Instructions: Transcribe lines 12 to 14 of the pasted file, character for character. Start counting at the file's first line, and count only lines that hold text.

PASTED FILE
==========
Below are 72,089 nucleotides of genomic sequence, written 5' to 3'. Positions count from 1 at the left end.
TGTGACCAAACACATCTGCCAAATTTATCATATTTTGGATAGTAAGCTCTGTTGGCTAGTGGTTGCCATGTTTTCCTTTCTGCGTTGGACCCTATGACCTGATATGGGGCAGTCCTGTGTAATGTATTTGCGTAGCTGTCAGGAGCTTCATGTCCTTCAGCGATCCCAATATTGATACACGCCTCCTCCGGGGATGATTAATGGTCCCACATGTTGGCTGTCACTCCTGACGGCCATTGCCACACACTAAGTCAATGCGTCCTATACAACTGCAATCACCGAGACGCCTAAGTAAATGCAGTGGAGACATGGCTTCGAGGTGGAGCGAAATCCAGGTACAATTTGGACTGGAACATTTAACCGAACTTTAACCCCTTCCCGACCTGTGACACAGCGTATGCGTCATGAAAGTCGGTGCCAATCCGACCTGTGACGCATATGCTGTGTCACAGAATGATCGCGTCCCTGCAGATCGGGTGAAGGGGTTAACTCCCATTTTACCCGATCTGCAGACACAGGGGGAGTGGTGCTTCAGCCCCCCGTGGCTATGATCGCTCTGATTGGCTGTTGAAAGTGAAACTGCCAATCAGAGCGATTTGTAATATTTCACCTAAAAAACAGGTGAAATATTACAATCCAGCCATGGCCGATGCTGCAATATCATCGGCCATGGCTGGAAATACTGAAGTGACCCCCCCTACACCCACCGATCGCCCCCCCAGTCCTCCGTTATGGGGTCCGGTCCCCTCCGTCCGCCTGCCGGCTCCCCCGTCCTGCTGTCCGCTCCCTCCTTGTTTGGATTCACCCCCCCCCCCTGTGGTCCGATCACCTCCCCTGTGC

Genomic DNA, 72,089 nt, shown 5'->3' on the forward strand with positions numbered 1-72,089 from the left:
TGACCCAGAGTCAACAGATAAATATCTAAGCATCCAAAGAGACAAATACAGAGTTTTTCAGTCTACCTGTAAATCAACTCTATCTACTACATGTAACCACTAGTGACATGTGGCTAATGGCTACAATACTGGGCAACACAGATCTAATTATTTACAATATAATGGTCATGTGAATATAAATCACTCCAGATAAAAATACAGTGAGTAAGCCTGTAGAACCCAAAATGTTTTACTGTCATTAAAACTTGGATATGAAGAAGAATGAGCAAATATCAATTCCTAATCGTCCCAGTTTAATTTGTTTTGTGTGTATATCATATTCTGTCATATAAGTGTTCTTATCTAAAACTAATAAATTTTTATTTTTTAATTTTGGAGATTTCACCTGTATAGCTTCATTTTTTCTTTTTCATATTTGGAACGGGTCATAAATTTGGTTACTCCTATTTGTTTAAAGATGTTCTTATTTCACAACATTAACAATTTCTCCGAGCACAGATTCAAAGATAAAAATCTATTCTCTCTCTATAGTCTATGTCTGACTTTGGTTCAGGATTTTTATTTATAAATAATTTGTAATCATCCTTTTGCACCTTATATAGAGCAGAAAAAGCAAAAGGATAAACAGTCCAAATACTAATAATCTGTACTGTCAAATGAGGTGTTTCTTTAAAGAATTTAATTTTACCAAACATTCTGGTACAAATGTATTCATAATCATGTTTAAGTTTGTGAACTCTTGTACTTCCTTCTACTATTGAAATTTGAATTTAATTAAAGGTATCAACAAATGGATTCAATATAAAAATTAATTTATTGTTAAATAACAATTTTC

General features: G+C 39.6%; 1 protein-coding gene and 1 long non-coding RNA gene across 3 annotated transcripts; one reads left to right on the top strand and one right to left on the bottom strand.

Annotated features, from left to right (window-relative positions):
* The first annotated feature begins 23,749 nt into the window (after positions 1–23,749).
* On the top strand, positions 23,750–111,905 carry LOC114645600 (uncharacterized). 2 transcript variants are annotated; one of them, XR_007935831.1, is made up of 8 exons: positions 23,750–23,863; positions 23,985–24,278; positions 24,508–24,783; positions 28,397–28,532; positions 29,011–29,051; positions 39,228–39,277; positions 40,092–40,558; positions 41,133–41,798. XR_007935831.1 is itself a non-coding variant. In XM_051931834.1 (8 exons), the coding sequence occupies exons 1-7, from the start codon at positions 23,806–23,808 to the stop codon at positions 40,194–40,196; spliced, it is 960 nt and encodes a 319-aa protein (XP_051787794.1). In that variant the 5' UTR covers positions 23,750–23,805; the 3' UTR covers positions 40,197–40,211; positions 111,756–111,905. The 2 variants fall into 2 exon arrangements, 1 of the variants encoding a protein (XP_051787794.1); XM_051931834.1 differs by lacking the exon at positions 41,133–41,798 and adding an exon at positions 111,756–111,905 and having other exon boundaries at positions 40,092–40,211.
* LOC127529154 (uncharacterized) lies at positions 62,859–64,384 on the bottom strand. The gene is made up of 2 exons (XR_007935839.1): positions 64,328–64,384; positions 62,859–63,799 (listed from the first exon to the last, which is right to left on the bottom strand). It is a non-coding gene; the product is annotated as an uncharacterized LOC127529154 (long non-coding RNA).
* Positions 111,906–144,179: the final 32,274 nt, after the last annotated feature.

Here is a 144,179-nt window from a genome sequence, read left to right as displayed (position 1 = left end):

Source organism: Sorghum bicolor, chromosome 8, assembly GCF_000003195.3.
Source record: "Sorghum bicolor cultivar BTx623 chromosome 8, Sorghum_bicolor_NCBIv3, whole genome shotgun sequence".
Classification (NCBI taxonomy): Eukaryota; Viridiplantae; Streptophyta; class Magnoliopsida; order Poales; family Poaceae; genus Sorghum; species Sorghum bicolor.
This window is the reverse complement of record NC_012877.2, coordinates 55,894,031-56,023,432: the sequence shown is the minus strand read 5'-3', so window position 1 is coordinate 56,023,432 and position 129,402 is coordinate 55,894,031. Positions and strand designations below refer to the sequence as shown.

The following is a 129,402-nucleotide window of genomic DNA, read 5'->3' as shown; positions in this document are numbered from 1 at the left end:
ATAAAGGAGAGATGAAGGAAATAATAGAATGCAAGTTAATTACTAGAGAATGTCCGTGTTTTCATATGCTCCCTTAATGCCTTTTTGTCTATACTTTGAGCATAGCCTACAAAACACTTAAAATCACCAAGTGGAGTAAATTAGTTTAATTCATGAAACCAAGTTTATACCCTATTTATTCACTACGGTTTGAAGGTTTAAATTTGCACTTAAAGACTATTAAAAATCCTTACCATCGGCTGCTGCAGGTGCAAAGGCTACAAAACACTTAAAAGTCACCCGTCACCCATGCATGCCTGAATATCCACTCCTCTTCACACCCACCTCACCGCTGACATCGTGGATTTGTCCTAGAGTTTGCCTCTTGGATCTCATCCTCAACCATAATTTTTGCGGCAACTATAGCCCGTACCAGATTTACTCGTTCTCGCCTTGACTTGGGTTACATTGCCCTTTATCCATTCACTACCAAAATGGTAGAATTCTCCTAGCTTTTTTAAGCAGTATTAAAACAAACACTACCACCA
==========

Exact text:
Source organism: Sorghum bicolor, chromosome 8, assembly GCF_000003195.3.
Source record: "Sorghum bicolor cultivar BTx623 chromosome 8, Sorghum_bicolor_NCBIv3, whole genome shotgun sequence".
Classification (NCBI taxonomy): Eukaryota; Viridiplantae; Streptophyta; class Magnoliopsida; order Poales; family Poaceae; genus Sorghum; species Sorghum bicolor.